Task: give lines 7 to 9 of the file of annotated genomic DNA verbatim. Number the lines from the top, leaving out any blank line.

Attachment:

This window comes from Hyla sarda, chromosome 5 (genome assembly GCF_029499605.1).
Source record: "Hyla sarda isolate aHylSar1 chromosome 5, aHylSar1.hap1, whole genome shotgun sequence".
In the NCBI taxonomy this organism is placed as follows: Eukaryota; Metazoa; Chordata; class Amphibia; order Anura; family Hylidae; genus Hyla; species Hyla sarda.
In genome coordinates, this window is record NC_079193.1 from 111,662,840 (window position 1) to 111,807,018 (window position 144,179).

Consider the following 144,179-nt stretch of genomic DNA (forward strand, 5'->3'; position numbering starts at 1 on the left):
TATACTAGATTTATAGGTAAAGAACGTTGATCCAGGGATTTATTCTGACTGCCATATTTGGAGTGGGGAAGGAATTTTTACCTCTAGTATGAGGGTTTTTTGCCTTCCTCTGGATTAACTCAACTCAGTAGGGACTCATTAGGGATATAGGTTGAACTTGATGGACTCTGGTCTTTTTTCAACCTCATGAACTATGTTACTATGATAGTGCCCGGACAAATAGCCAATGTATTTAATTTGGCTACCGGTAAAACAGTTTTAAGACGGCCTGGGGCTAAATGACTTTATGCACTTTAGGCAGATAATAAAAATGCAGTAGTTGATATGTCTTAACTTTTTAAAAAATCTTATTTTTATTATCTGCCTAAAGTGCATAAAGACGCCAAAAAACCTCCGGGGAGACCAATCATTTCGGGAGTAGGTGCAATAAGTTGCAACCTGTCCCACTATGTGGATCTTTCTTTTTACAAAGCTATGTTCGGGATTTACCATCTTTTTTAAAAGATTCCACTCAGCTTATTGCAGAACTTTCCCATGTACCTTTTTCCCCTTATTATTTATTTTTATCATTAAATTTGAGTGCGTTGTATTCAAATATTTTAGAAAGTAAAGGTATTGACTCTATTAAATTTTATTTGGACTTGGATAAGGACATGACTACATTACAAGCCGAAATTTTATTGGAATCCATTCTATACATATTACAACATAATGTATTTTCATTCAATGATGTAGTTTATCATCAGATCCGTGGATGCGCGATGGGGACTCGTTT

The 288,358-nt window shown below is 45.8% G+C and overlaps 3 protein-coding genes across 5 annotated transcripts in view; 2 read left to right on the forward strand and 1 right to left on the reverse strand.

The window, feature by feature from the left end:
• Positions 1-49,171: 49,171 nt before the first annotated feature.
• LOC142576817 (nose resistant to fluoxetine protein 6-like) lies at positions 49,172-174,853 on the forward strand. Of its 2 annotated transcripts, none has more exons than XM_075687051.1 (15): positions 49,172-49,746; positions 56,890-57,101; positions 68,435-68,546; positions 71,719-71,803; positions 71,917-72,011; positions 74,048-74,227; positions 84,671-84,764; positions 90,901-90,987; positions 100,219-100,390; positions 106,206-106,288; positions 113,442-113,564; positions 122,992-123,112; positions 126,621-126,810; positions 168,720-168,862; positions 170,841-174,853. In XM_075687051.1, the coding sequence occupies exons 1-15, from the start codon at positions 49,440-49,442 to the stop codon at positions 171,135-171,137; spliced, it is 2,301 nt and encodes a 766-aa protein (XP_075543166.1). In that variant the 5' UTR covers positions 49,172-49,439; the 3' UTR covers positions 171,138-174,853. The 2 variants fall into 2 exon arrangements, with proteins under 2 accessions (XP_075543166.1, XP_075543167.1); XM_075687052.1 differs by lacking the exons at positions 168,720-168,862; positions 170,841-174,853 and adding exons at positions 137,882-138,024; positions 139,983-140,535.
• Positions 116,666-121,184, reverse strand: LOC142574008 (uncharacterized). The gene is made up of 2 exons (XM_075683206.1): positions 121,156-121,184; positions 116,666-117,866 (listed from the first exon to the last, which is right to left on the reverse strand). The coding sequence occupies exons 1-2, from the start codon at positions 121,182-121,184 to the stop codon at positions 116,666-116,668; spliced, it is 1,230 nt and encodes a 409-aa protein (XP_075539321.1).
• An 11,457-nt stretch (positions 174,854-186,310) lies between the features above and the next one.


The 288,358-nt window shown below is 45.8% G+C and overlaps 3 protein-coding genes across 5 annotated transcripts in view; 2 read left to right on the forward strand and 1 right to left on the reverse strand.

The window, feature by feature from the left end:
• Positions 1-49,171: 49,171 nt before the first annotated feature.